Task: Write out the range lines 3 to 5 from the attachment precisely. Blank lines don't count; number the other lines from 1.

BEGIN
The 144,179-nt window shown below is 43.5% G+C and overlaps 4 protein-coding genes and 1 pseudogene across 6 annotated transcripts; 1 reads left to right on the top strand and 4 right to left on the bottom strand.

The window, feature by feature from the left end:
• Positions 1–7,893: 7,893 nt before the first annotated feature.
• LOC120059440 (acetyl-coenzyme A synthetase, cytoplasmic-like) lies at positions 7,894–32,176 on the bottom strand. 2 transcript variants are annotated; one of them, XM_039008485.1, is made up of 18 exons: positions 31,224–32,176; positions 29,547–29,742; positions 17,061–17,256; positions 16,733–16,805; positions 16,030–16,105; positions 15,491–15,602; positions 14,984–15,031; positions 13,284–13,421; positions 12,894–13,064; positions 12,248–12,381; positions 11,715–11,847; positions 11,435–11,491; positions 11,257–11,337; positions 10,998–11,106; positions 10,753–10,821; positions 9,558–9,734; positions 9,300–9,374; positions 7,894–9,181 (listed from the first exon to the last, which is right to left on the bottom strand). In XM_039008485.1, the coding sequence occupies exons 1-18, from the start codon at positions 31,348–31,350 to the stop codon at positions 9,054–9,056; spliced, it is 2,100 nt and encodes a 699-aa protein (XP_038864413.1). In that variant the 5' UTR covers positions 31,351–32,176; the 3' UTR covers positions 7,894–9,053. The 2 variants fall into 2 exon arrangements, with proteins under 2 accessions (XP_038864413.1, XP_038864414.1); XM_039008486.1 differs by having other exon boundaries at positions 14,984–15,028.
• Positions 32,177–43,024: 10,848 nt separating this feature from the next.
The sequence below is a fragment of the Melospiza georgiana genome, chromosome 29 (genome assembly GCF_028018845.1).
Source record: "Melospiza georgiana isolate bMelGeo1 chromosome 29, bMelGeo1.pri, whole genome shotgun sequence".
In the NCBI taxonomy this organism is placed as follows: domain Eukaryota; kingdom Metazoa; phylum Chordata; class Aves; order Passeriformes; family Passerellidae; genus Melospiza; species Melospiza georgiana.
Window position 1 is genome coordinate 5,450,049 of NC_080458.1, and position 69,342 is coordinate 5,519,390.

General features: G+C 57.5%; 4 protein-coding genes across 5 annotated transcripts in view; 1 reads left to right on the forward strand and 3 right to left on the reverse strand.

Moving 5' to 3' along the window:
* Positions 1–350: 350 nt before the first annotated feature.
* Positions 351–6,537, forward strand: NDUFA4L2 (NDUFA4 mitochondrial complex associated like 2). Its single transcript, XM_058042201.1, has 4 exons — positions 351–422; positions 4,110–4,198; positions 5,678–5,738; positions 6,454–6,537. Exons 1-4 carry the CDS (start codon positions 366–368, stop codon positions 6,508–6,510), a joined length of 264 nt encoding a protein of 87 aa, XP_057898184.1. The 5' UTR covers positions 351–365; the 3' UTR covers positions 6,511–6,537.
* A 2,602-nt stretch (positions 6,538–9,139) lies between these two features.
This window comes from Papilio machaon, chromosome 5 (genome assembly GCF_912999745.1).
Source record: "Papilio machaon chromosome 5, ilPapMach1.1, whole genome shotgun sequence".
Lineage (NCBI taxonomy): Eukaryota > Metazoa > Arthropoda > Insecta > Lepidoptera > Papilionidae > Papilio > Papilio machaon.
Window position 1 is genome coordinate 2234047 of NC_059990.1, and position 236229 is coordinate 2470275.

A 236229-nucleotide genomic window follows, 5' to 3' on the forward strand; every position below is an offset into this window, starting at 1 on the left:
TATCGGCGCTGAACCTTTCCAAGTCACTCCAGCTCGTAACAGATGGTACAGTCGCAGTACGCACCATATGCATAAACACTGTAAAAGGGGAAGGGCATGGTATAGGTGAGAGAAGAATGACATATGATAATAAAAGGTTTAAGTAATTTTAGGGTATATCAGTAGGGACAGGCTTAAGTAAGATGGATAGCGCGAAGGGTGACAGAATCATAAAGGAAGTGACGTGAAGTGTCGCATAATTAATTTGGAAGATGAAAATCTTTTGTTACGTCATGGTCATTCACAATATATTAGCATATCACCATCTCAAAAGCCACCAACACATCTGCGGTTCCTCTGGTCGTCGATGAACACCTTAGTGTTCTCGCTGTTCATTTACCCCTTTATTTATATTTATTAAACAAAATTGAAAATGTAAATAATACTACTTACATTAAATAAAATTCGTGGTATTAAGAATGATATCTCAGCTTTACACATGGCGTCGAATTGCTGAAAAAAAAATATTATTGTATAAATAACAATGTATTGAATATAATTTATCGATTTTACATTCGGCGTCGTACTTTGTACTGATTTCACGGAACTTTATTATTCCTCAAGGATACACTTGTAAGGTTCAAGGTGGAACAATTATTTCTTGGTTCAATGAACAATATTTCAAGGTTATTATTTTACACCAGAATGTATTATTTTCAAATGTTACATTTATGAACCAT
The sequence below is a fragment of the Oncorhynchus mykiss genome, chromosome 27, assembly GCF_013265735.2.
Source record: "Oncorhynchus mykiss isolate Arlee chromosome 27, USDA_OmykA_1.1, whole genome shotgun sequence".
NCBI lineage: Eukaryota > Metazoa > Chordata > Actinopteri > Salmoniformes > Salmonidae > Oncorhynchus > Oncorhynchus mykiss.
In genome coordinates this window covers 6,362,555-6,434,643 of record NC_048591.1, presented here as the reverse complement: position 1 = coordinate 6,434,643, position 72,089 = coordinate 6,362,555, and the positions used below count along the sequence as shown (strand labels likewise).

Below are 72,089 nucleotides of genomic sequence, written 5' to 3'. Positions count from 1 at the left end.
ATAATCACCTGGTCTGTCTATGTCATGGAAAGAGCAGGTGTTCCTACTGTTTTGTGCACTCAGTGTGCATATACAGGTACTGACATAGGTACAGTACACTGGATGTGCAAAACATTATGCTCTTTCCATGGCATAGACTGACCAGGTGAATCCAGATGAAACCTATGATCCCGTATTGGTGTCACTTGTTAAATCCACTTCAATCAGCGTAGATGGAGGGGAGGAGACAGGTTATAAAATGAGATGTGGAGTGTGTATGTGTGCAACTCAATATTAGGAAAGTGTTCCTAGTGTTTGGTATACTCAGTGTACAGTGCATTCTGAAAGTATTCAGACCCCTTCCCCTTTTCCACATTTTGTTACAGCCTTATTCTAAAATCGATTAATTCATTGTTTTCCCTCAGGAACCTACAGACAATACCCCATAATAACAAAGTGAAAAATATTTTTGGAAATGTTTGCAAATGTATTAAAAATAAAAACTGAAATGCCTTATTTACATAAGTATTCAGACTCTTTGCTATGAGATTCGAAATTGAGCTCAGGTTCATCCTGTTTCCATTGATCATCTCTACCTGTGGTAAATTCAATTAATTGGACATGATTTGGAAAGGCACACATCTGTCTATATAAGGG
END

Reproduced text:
• Positions 1–7,893: 7,893 nt before the first annotated feature.
• LOC120059440 (acetyl-coenzyme A synthetase, cytoplasmic-like) lies at positions 7,894–32,176 on the bottom strand. 2 transcript variants are annotated; one of them, XM_039008485.1, is made up of 18 exons: positions 31,224–32,176; positions 29,547–29,742; positions 17,061–17,256; positions 16,733–16,805; positions 16,030–16,105; positions 15,491–15,602; positions 14,984–15,031; positions 13,284–13,421; positions 12,894–13,064; positions 12,248–12,381; positions 11,715–11,847; positions 11,435–11,491; positions 11,257–11,337; positions 10,998–11,106; positions 10,753–10,821; positions 9,558–9,734; positions 9,300–9,374; positions 7,894–9,181 (listed from the first exon to the last, which is right to left on the bottom strand). In XM_039008485.1, the coding sequence occupies exons 1-18, from the start codon at positions 31,348–31,350 to the stop codon at positions 9,054–9,056; spliced, it is 2,100 nt and encodes a 699-aa protein (XP_038864413.1). In that variant the 5' UTR covers positions 31,351–32,176; the 3' UTR covers positions 7,894–9,053. The 2 variants fall into 2 exon arrangements, with proteins under 2 accessions (XP_038864413.1, XP_038864414.1); XM_039008486.1 differs by having other exon boundaries at positions 14,984–15,028.
• Positions 32,177–43,024: 10,848 nt separating this feature from the next.